13) Some babies catnap. I've had two of these babies. Forty-five minutes is the length of one infant sleep cycle. Who knew? I did not. I couldn't understand why other babies seemed to sleep for 2 or 3 hours with no trouble, and I drove myself insane trying to get my first to sleep longer. Turns out some babies just biologically don't have the rhythm yet, and you kind of just need to go with the flow. It's frustrating, but it does give you a little more freedom to come and go and be busy. You don't have to block off a whole afternoon camped at home until baby wakes up, so that's a bonus. There is one trick I've found helpful, and that is to try stretching one of the midday naps into a 'double'. When she wakes at the 45-minute mark, go immediately and shush/rock/soothe her back to sleep as best you can. For my baby, this means I leave her swaddled and keep the loud white noise pumping as I hold her and pat her diaper, soother in her mouth. Allow about twenty minutes for her sleep cycle to go from light/unsettled sleep into a deep sleep, which will allow her to likely be set down again undisturbed. In that 20 minutes, she may cry or fuss for a minute, open her eyes, and make some strange faces before hitting deep sleep; mine follows a funny little routine where she squirms, opens her eyes a few times, then her soother falls out, then she does some weird breathing and makes CRAZY  FACES. I'm talking smiles, almost-laughs, cry sobs and eye twitches. In her sleep. Once crazy faces stop, it's usually been about 20 minutes and I can generally put her down and she'll do another hour sometimes. Worth a shot.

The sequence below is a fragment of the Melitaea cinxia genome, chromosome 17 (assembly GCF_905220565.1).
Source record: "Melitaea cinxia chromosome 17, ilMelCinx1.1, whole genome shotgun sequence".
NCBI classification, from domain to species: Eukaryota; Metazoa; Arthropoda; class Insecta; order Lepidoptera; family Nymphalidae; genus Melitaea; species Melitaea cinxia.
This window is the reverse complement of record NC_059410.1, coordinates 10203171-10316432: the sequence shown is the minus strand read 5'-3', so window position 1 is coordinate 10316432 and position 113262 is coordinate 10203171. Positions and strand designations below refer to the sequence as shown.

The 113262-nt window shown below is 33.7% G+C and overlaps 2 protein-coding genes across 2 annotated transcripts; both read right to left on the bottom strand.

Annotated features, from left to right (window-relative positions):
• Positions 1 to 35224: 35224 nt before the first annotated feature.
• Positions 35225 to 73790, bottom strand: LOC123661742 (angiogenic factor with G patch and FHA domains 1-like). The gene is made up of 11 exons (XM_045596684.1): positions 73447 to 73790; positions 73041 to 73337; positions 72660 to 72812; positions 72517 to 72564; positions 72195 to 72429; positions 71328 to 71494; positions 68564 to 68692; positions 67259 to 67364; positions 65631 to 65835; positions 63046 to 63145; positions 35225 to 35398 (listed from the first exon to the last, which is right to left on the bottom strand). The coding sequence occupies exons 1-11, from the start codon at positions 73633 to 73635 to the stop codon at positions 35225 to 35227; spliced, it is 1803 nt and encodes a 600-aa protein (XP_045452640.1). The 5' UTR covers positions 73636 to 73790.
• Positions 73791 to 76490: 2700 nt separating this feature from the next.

14) This isn't directly about babies, but you'll discover it quickly when you have one. There are a lot of opinions out there about controversial parenting topics, and people will tell them to you whether you want to hear or not. You probably found that out when you were pregnant. It's frustrating, sometimes insulting, sometimes hurtful, and only occasionally helpful. Bottom line: your choices on vaccination, circumcision, diapering, feeding or anything else are not going to make or break you as a parent. Educate yourself and do what you and your partner think is best. And think up snarky things to say to people who cross the line.
15) You might be the strangest combination of bored and busy that you've ever experienced. For me, this was the hardest thing to get used to because I thrive on balance. After the first few weeks when she started being awake for longer stretches, I didn't know what to "do" with her. She was still too young to play with toys or be responsive to much, but didn't just sleep all the time anymore and needed constant attention. It's an awkward phase, albeit short. And as a new mom, you're still figuring out how to do "normal" things like grocery shop or hang out with friends, so you maybe haven't quite figured out how to keep socially busy yet, despite feeling like housework and other commitments are piling up on you and adding stress. As a new mom, I was lonely but stretched thin; understimulated and somewhat unfulfilled, but not able to keep up with simple things like laundry and dishes some days. It's a unique phase of life and a challenge to juggle. I hope that just knowing other moms experience it will get you through to a time when baby is a little more interactive and a little less demanding of your time and body, and some balance is restored.